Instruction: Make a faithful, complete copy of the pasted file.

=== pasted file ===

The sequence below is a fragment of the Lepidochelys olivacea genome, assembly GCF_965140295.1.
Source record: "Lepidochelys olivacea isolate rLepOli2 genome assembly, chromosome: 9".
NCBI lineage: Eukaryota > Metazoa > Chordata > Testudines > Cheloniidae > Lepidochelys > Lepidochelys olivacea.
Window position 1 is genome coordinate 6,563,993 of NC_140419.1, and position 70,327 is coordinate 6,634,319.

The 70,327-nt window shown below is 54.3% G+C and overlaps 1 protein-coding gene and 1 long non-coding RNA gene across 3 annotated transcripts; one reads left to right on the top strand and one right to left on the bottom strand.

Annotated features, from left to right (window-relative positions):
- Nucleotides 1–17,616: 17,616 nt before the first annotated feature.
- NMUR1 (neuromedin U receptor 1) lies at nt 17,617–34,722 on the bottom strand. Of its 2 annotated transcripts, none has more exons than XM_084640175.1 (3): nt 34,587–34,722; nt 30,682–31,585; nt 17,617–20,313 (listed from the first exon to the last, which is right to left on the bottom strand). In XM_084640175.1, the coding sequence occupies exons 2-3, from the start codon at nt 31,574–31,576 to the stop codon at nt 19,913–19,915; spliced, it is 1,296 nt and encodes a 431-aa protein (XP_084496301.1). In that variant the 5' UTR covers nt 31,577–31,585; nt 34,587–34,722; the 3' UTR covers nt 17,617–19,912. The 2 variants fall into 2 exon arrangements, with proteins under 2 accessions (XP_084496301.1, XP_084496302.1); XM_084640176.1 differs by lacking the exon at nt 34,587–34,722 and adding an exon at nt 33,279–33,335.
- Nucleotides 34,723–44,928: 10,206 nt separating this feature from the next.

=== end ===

The sequence below is a fragment of the Lepidochelys olivacea genome, assembly GCF_965140295.1.
Source record: "Lepidochelys olivacea isolate rLepOli2 genome assembly, chromosome: 9".
NCBI lineage: Eukaryota > Metazoa > Chordata > Testudines > Cheloniidae > Lepidochelys > Lepidochelys olivacea.
Window position 1 is genome coordinate 6,563,993 of NC_140419.1, and position 70,327 is coordinate 6,634,319.

The 70,327-nt window shown below is 54.3% G+C and overlaps 1 protein-coding gene and 1 long non-coding RNA gene across 3 annotated transcripts; one reads left to right on the top strand and one right to left on the bottom strand.

Annotated features, from left to right (window-relative positions):
- Nucleotides 1–17,616: 17,616 nt before the first annotated feature.
- NMUR1 (neuromedin U receptor 1) lies at nt 17,617–34,722 on the bottom strand. Of its 2 annotated transcripts, none has more exons than XM_084640175.1 (3): nt 34,587–34,722; nt 30,682–31,585; nt 17,617–20,313 (listed from the first exon to the last, which is right to left on the bottom strand). In XM_084640175.1, the coding sequence occupies exons 2-3, from the start codon at nt 31,574–31,576 to the stop codon at nt 19,913–19,915; spliced, it is 1,296 nt and encodes a 431-aa protein (XP_084496301.1). In that variant the 5' UTR covers nt 31,577–31,585; nt 34,587–34,722; the 3' UTR covers nt 17,617–19,912. The 2 variants fall into 2 exon arrangements, with proteins under 2 accessions (XP_084496301.1, XP_084496302.1); XM_084640176.1 differs by lacking the exon at nt 34,587–34,722 and adding an exon at nt 33,279–33,335.
- Nucleotides 34,723–44,928: 10,206 nt separating this feature from the next.